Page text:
Dan Nelson 

You are currently exhibiting solo at Art Systems Wickham, tell us about the work in this exhibition.

This is my second solo exhibition and my first at ASW. It brings together 25 paintings and drawings completed over the past 10 months or so.

I like to think of the moon as an imperfect reflector, bouncing back a strange and sometimes beautiful light. The landscape works in this show recall walks in moonlit forests and fishing on the tide with my father. They are an attempt to capture the subtlety of colour and particular tonality of moonlight, but also the feeling.

The show also includes some large pastel drawings of moths. I grew up in a house that backed onto rainforest. There were lots of Granny’s Cloak moths there. I have long loved their patterned wings and velvety heads, and that they navigate by moonlight.

Did you attend art school? If so, where?

I trained as a fine arts printmaker at the University of Newcastle, but in 1994 an experiment with monotypes (making a print from a wet painting on metal) sparked my interest in paint. Although it took me ten years to find the courage to pursue it, I eventually began painting under the tuition of Paul Milburn at the Brisbane Institute of Art in 2004.

Since returning to Newcastle in 2010 I have taken lessons with Mazie Turner and Pablo Tapia through Newcastle Community Arts Centre, as well as with Peter Lankas, who continues to be an excellent teacher and mentor.

I was excited to discover that Lake Macquarie City Art Gallery also runs great master classes. Through this program I’ve had the opportunity to learn from some inspiring and well-established artists, including John Morris, Chris Langlois and David Fairbairn.

Photo by Joerg Lehmann

Photo by Joerg Lehmann

Do you find drawing plays an important role in your art making?

For as long as I can remember I have drawn pictures and patterns, somewhat compulsively at times. It has always been important to me.

I drew a lot with my stepsons when they were young. I really love drawing with other people, especially kids.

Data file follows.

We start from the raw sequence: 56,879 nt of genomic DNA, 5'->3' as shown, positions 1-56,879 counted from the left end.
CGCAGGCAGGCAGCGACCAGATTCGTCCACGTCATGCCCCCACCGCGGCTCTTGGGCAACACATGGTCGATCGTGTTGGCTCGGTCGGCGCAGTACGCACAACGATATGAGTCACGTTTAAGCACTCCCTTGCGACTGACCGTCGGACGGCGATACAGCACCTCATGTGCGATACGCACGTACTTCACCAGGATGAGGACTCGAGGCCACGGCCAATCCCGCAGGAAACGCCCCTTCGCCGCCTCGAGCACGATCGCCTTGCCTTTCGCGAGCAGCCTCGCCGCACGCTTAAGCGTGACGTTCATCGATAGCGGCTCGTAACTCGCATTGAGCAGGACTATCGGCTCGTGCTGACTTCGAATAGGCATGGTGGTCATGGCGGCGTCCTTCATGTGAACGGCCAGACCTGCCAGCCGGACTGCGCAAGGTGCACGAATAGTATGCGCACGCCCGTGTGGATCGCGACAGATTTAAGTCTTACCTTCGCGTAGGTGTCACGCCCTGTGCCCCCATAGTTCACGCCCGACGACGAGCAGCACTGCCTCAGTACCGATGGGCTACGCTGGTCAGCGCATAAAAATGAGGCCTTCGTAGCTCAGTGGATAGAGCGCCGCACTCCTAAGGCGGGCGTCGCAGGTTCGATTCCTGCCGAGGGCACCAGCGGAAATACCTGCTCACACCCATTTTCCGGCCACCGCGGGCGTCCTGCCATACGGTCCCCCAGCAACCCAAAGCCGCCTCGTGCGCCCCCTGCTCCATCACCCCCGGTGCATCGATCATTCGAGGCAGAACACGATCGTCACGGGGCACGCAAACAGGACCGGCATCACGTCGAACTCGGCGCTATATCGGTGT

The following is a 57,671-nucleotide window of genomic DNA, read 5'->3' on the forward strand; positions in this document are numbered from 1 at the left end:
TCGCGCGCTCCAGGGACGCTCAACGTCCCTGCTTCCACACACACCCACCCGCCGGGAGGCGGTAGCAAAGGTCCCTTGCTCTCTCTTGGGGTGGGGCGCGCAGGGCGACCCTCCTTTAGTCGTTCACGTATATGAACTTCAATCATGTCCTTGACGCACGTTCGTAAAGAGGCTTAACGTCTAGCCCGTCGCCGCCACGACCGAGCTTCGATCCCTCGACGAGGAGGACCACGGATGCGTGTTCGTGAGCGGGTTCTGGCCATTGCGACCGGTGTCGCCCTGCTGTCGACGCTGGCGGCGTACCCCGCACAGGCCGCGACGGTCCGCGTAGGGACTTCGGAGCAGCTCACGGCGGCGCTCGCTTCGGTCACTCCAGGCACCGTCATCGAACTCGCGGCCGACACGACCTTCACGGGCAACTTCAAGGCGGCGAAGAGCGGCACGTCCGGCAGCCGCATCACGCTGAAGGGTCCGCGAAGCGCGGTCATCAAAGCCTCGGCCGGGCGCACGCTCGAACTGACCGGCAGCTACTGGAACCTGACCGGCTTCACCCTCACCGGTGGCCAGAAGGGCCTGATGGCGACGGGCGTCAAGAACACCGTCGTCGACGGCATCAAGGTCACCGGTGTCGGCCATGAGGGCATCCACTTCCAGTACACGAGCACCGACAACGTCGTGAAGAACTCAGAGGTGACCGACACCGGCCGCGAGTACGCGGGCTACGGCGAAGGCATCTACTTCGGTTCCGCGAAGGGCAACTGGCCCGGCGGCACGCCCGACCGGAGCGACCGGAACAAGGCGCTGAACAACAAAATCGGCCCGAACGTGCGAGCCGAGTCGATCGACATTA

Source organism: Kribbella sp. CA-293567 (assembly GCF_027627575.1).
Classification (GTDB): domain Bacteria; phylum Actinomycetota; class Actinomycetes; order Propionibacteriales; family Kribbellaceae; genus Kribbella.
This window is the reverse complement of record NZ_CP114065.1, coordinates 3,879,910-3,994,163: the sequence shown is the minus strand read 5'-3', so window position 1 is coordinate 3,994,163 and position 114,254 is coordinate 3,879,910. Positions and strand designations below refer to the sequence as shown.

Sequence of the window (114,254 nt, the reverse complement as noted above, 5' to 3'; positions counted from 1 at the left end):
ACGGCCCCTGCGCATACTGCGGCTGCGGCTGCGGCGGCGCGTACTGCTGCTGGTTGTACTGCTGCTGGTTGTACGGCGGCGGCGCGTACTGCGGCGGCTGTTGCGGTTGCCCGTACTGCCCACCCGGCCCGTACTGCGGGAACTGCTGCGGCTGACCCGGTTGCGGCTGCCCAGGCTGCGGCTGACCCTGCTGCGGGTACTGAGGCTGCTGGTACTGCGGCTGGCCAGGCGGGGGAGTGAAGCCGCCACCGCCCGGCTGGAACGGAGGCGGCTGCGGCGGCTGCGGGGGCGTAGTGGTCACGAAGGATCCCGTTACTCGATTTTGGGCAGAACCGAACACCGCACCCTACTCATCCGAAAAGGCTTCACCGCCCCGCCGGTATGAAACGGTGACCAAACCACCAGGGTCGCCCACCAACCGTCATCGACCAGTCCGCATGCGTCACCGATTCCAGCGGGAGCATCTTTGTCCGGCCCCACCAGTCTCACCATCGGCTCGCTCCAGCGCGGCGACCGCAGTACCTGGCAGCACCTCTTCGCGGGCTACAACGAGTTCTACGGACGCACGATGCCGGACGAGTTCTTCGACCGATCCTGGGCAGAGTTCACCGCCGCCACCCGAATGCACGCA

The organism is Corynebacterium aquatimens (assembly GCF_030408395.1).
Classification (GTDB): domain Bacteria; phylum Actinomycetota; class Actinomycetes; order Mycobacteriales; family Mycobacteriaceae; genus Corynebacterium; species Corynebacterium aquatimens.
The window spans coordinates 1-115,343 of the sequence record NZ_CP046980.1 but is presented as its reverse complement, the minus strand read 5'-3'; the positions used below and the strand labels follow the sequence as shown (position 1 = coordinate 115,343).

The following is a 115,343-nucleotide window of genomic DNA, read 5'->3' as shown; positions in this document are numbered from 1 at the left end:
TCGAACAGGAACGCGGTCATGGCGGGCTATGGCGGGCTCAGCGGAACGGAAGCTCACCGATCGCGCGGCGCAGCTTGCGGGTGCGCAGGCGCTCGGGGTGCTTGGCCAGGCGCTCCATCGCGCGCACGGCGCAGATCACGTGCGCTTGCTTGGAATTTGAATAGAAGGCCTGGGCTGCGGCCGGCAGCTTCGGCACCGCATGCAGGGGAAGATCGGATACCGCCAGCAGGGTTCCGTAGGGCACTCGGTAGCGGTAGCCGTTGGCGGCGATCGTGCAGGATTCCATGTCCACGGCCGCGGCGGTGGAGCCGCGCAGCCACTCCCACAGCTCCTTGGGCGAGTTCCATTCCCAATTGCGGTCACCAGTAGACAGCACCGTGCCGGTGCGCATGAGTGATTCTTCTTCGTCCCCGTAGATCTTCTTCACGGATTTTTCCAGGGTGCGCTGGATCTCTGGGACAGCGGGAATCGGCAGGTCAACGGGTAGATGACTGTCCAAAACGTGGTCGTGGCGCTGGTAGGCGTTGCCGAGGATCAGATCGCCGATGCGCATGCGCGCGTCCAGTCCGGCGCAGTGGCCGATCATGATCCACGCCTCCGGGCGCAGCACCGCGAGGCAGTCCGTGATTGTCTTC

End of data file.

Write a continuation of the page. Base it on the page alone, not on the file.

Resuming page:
When my regular weekly painting class with Peter (Lankas) morphed into a drawing class last year, I picked up pastels. I thought they might be a good medium for working between drawing and painting. It felt like a sort of doubling - two different worlds, or ways of seeing and doing, finally coming together. As a result, my paintings have become more textural and my drawings more atmospheric and layered.

Do you have dedicated art studio and do you set aside specific time for your art making?

I have been a studio artist at Newcastle Community Arts Centre for the past 18 months. I try to spend at least three days each week in the studio, but sometimes my time has to bend around other commitments and I grab hours there whenever I can. Regular classes and life drawing at the Centre help provide structure.

I also like to get out and draw and paint in the open. I share a beautiful rural property with some friends near Gloucester, which is increasingly a source of inspiration.

Do you have a website or social media where we can follow your work?

I have a facebook page which people can like to follow my work or get invites to upcoming exhibitions and studio sales. It also tracks my last few exhibitions, with several photo albums and reviews.


~ Interview by Ahn Wells 

Dan's exhibition Feeling the moon is on at Art Systems Wickham until Sunday 26 June